The JenkuMethod: Understanding the Importance of Monocular vision in Horses
By understanding the concept of monocular vision in horses, riders can help their horses to perform better by training them to become more ambidextrous.
One Horse, Two Brains
When you observe horses, you’ll notice that their ears work independently of one another, a phenomenon called ear radar. This fundamentally means that wherever the left ear is pointing to is where the left eye is looking, and wherever the right ear is pointing to, is where the right eye is looking.
A horse is capable of looking at things coming up ahead with their right eye and right ear, and at the same time look back with their left eye and left ear and vice versa. They can pretty much process the information that comes from the two sides of their body independently because the two brain halves work independently from one another.
Monocular Vision in Horses vs. Binocular Vision
Horses use two-forms of vision, monocular and binocular. Monocular vision allows the horse to see on both sides of his head, meaning the left eye and the right eye work independently and see different views. Binocular vision allows the horse to use both eyes together to see directly ahead.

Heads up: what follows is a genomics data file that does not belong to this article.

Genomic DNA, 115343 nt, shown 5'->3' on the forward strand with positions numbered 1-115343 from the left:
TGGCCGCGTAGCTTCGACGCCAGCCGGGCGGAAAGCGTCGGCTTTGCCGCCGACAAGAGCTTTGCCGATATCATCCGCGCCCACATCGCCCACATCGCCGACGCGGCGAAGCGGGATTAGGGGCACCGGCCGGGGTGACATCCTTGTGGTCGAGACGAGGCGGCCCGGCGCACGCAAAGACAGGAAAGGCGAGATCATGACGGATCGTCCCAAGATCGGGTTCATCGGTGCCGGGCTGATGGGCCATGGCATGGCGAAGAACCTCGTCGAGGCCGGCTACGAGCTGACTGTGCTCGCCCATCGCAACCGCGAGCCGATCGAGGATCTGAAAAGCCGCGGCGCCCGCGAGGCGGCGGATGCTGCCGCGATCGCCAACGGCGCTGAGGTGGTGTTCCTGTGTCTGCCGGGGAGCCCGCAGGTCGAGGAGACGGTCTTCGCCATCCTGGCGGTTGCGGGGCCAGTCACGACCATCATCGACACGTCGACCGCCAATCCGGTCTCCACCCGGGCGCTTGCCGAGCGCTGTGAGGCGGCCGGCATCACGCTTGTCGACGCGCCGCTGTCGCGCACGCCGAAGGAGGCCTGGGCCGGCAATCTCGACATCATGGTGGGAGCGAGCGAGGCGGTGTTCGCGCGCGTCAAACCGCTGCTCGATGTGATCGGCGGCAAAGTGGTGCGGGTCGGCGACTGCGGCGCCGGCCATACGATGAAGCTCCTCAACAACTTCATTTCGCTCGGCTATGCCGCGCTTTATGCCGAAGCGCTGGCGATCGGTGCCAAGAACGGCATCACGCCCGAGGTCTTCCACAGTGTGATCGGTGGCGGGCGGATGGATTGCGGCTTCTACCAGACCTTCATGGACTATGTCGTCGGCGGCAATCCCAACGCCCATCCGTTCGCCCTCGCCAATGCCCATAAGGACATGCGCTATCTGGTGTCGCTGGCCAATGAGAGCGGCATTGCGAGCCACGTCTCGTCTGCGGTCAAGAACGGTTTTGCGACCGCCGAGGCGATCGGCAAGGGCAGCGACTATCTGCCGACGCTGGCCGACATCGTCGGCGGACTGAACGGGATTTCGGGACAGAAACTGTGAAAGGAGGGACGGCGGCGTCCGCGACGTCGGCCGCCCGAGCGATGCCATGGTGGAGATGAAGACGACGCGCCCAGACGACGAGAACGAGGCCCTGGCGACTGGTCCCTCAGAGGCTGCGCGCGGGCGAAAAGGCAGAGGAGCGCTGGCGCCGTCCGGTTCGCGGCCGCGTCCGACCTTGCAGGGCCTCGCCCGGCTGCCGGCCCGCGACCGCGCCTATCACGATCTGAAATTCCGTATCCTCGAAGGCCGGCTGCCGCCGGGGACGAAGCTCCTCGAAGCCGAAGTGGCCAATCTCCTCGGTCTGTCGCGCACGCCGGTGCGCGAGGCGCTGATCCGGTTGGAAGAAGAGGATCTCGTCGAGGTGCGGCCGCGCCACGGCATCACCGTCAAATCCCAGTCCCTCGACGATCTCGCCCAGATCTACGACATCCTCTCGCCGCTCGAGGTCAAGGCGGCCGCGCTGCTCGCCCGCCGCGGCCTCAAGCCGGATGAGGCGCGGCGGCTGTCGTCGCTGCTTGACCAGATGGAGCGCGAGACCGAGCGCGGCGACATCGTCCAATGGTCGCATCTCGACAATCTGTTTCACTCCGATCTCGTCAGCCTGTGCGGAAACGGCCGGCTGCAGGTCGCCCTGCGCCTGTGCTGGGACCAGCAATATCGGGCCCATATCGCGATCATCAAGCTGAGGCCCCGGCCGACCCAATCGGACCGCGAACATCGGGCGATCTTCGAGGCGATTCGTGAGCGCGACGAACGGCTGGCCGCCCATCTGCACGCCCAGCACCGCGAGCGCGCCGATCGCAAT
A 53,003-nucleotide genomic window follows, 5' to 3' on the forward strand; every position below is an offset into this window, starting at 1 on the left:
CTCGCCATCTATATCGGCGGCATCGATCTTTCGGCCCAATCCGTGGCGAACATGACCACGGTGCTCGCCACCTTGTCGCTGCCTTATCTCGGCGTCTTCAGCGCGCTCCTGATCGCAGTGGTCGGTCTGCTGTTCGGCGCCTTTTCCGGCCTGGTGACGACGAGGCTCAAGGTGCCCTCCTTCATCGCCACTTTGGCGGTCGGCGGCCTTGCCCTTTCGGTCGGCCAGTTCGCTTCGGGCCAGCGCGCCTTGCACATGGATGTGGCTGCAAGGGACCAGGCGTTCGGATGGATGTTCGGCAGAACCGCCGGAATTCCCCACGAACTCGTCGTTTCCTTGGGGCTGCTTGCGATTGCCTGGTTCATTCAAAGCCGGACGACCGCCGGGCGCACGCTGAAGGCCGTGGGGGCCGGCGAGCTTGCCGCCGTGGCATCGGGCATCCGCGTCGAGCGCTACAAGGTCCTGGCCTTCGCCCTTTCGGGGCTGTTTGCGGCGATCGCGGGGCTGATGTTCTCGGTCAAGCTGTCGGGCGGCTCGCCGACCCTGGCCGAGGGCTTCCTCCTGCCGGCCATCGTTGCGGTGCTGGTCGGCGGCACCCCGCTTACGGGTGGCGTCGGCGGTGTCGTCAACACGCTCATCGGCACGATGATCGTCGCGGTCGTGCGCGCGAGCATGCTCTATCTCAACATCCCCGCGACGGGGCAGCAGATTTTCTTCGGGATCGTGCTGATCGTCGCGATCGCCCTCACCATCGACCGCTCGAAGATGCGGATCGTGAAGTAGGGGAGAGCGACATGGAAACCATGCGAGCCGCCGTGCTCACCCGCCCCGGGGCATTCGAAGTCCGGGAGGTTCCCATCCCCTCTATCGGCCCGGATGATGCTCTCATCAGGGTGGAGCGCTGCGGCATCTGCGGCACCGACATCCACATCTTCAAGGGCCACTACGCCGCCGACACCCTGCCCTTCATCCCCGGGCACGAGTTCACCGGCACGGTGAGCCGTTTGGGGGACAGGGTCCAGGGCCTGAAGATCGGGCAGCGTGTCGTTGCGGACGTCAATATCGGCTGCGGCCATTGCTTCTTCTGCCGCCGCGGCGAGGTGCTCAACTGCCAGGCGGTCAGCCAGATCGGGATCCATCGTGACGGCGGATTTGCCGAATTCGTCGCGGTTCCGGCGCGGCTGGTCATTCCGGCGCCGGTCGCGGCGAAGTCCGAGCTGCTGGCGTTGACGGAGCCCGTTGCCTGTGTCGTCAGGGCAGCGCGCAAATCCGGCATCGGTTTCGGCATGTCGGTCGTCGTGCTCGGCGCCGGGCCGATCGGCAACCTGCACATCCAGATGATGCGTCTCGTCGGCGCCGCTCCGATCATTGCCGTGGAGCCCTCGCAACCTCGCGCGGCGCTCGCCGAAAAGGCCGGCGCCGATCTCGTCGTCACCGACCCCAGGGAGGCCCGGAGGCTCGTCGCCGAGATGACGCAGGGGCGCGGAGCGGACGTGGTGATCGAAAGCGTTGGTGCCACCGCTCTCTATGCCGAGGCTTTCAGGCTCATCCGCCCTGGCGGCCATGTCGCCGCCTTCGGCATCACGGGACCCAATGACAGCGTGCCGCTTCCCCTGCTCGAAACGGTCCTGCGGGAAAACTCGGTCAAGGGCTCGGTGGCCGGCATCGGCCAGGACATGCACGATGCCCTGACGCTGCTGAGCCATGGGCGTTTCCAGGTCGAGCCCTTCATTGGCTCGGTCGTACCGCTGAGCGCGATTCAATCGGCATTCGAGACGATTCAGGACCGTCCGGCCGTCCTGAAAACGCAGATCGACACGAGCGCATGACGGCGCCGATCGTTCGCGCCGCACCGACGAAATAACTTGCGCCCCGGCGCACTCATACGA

Humans rely on binocular vision only which means that the brain automatically combines the two images that we see into one image and that’s what gives humans very good depth perception.
We automatically assume that whatever is done on the left-hand side of the body, will be familiar and non-threatening when being done on the right-hand side.
This assumption does not stretch into working with horses.
You may be clipping your horse on the left-hand side or touching him with a foreign object on the left-hand side, and he would be perfectly fine, but when you start clipping on the right-hand side or touching him with a foreign object on the right-hand side, he may suddenly become anxious, try to run away, or start walking around in a circle indicating his nervous tension.
To put it into a human perspective: Imagine if you are right-handed, like 90% of society, and you are handed a pen in your left hand and asked to write a paragraph with your left hand in your very best handwriting.
Since you are right-handed, you may not be very keen to display your left hand’s poor penmanship, but if you are offered £100 to take up the challenge, you may be willing to give it a good go! (We’ll be dealing with rewards a bit later on in this series.)
What is interesting is that the ability may be there, but it will most definitely not be as legible and tidy as when writing with your dominant hand.
The moral of the story is, if you really want to learn to write as well with the one hand as with the other, you actually have to go back to the beginning.
Drawing from human experience
In school, you were asked to draw a circle, then draw a straight line. Draw a circle, then draw a straight line. Eventually that circle and straight line becomes an ‘a’ or a ‘b’ or a ‘c’ or a ‘d’, and so on. Only when combining the training, a recognisable pattern emerges.